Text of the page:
Budapest Affiliate Plays key Roles in ExxonMobil’s Energy Operations, Transition
Byung Kim, lead country manager of ExxonMobil Hungary.
Prominent on a purpose-built tall office block and in bright red letters, the name ExxonMobil greets thousands of travelers leaving the Dózsa György út metro station in Budapest every day.
ExxonMobil is a corporation the public may associate with “big oil” and images of donkey pumps and tough-looking workers wearing hard hats and protective industrial clothing. But there is nothing of the sort in the entrance hall of ExxonMobil’s one-year-old Pillar Building, where employees passing through are typically in casual business dress, and some of whom, it turns out, are involved in the energy transition to a net-zero future.
“We talk about powering ExxonMobil’s global business from ExxonMobil Hungary,” Byung Kim, lead country manager for the operation, tells the Budapest Business Journal in an interview.
It’s a bold statement, but the 43-year-old American, in charge of the U.S.-headquartered multinational’s operations in Budapest for almost a year, is eager to back it up. True, he admits that for the first few years after ExxonMobil’s Budapest Business Support Center was established in 2004, work focused on “traditional” back-office services. But nearly two decades on, much has changed.
“For example, we have opportunities in supply logistics, pricing, and analytics for regional and global operations. We support cyber security activities from here,” he says.
So, while a large portion of the 2,000-strong workforce remains dedicated to accounting services, invoicing, and financial statement preparation, much of the talent deals with more complex tasks.
“This is no longer just a back-office operation: We’re actually involved in running the business. We are doing roles that impact business results, and also the measurement of business performance, here in Budapest,” Kim asserts. Budapest is well placed to do so, being roughly halfway between ExxonMobil’s Asia-Pacific operations and those of the United States, meaning, in terms of time zones, it is ideal for supporting global operations.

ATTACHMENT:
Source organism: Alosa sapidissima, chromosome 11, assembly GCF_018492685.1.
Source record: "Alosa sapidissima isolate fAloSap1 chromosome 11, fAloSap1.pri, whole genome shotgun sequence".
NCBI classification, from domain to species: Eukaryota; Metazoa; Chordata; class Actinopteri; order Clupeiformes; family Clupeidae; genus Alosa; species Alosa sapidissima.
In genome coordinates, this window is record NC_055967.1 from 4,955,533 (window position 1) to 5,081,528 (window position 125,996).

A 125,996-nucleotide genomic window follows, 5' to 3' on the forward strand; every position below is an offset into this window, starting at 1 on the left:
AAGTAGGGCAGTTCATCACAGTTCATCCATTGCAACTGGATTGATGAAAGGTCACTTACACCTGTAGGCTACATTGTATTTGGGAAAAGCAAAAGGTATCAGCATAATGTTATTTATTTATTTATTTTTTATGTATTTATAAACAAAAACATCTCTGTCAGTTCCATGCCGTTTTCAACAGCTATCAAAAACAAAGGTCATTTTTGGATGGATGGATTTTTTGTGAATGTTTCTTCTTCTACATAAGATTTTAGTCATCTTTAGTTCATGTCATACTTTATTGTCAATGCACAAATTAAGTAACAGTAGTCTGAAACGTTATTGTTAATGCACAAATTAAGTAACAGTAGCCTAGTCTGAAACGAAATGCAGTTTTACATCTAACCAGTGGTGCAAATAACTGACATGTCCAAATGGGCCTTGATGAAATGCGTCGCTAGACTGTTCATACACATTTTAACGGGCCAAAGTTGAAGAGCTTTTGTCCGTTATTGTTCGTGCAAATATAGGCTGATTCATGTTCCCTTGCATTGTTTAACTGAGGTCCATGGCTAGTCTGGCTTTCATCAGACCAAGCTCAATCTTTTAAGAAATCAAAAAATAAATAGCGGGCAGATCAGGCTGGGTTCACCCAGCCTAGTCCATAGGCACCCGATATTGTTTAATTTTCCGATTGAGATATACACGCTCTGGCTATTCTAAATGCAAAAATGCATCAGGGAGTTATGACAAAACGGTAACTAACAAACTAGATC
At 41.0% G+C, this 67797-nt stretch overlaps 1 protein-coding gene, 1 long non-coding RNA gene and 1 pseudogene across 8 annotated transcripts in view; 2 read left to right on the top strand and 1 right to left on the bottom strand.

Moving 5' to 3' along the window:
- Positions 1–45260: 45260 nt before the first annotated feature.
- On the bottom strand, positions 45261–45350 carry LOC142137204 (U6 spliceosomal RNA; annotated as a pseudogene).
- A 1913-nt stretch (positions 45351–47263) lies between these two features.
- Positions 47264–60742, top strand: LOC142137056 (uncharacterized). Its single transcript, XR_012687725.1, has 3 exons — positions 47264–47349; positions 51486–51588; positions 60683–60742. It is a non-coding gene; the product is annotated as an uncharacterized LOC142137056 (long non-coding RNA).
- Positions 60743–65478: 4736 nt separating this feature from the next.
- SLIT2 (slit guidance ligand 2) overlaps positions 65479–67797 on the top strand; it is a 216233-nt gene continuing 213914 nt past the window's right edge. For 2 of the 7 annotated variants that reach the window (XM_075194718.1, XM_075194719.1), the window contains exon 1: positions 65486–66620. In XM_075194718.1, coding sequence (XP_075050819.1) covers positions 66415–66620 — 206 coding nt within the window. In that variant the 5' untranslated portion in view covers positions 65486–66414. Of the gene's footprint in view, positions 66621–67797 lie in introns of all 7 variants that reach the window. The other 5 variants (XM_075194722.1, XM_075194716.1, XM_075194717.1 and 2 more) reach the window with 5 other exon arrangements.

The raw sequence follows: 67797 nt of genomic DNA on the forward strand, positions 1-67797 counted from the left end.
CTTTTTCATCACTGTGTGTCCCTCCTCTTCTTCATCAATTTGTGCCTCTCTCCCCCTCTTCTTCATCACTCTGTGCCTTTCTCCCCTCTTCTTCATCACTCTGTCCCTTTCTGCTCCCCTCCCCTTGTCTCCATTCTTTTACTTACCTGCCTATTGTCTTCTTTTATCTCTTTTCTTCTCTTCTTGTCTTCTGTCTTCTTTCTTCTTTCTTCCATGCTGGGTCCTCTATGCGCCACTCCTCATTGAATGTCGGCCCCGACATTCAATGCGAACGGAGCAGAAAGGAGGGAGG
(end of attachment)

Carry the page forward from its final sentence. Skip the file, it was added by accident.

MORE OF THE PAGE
But to grasp the whys and wherefores behind all this, one must understand ExxonMobil’s corporate objectives in meeting society’s evolving energy needs and playing a leading role in the energy transition.
Byung Kim addresses students during the Sci-Tech Challenge competition ExxonMobil Hungary hosted this year.
The Energy Trilemma
“We have the energy trilemma [...]; we want to progress in the energy transition, be a leader in that space, but we also understand that modern society needs more energy supplies that are both reliable and affordable. It’s not easy; you need innovative solutions to get there,” he says. To achieve its goals, ExxonMobil is today organized into three main value chains.
“We have the Upstream, which is focused on more traditional oil and gas and LNG resourcing. Then we have Product Solutions, which is taking our fuels, lubricants, and our chemical businesses and creating one company that delivers innovative solutions for customers,” Kim explains.
Finally, the Low Carbon Solutions business is part of the corporation’s drive to become a leader in the energy transition.
“This is focused on carbon capture and storage, bio- and low-emission fuels, and hydrogen. These are areas that, given our history and our competencies, we can do at scale and help society on that transition to net zero; we aim to play a leading role in the energy transition,” he argues.